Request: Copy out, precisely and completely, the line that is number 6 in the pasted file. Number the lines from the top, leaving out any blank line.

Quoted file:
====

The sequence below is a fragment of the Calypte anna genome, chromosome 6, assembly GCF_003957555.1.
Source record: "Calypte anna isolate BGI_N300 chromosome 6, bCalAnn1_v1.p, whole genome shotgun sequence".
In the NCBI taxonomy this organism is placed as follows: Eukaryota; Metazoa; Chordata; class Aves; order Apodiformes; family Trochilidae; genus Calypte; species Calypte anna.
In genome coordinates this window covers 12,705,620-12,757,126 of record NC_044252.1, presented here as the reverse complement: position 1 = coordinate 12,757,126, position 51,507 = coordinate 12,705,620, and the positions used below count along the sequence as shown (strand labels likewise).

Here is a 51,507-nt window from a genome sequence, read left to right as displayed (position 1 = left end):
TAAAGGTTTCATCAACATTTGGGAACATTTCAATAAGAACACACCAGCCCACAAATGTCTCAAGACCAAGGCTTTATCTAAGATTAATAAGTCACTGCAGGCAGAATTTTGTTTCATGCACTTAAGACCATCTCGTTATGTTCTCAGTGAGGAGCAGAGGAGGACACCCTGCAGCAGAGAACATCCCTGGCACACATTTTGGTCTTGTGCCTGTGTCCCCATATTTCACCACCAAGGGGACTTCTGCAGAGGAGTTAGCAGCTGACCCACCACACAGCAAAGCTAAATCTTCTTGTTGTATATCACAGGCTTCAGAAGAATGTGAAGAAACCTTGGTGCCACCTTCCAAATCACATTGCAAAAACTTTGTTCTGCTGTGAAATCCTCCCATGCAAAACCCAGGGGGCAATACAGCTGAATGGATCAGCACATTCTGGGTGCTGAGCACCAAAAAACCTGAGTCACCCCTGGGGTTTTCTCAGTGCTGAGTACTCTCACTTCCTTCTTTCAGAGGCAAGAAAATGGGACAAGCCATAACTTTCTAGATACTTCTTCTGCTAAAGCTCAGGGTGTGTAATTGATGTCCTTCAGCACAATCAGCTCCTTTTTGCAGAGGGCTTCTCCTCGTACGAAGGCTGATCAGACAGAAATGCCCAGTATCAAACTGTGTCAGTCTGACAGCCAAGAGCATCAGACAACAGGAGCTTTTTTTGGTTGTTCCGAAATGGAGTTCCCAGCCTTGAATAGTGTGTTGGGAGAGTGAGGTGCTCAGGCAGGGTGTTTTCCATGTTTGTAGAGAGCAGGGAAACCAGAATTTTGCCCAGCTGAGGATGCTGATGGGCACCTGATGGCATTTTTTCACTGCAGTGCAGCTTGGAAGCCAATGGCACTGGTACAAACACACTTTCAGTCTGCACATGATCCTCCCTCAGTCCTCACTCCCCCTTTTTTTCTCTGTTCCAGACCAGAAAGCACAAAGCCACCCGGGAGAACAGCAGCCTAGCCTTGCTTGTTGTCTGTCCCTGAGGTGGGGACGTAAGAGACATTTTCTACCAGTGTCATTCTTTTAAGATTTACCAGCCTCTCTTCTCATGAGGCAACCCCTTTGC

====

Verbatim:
TAAAGGTTTCATCAACATTTGGGAACATTTCAATAAGAACACACCAGCCCACAAATGTCTCAAGACCAAGGCTTTATCTAAGATTAATAAGTCACTGCAGGCAGAATTTTGTTTCATGCACTTAAGACCATCTCGTTATGTTCTCAGTGAGGAGCAGAGGAGGACACCCTGCAGCAGAGAACATCCCTGGCACACATTTTGGTCTTGTGCCTGTGTCCCCATATTTCACCACCAAGGGGACTTCTGCAGAGGAGTTAGCAGCTGACCCACCACACAGCAAAGCTAAATCTTCTTGTTGTATATCACAGGCTTCAGAAGAATGTGAAGAAACCTTGGTGCCACCTTCCAAATCACATTGCAAAAACTTTGTTCTGCTGTGAAATCCTCCCATGCAAAACCCAGGGGGCAATACAGCTGAATGGATCAGCACATTCTGGGTGCTGAGCACCAAAAAACCTGAGTCACCCCTGGGGTTTTCTCAGTGCTGAGTACTCTCACTTCCTTCTTTCAGAGGCAAGAAAATGGGACAAGCCATAACTTTCTAGATACTTCTTCTGCTAAAGCTCAGGGTGTGTAATTGATGTCCTTCAGCACAATCAGCTCCTTTTTGCAGAGGGCTTCTCCTCGTACGAAGGCTGATCAGACAGAAATGCCCAGTATCAAACTGTGTCAGTCTGACAGCCAAGAGCATCAGACAACAGGAGCTTTTTTTGGTTGTTCCGAAATGGAGTTCCCAGCCTTGAATAGTGTGTTGGGAGAGTGAGGTGCTCAGGCAGGGTGTTTTCCATGTTTGTAGAGAGCAGGGAAACCAGAATTTTGCCCAGCTGAGGATGCTGATGGGCACCTGATGGCATTTTTTCACTGCAGTGCAGCTTGGAAGCCAATGGCACTGGTACAAACACACTTTCAGTCTGCACATGATCCTCCCTCAGTCCTCACTCCCCCTTTTTTTCTCTGTTCCAGACCAGAAAGCACAAAGCCACCCGGGAGAACAGCAGCCTAGCCTTGCTTGTTGTCTGTCCCTGAGGTGGGGACGTAAGAGACATTTTCTACCAGTGTCATTCTTTTAAGATTTACCAGCCTCTCTTCTCATGAGGCAACCCCTTTGC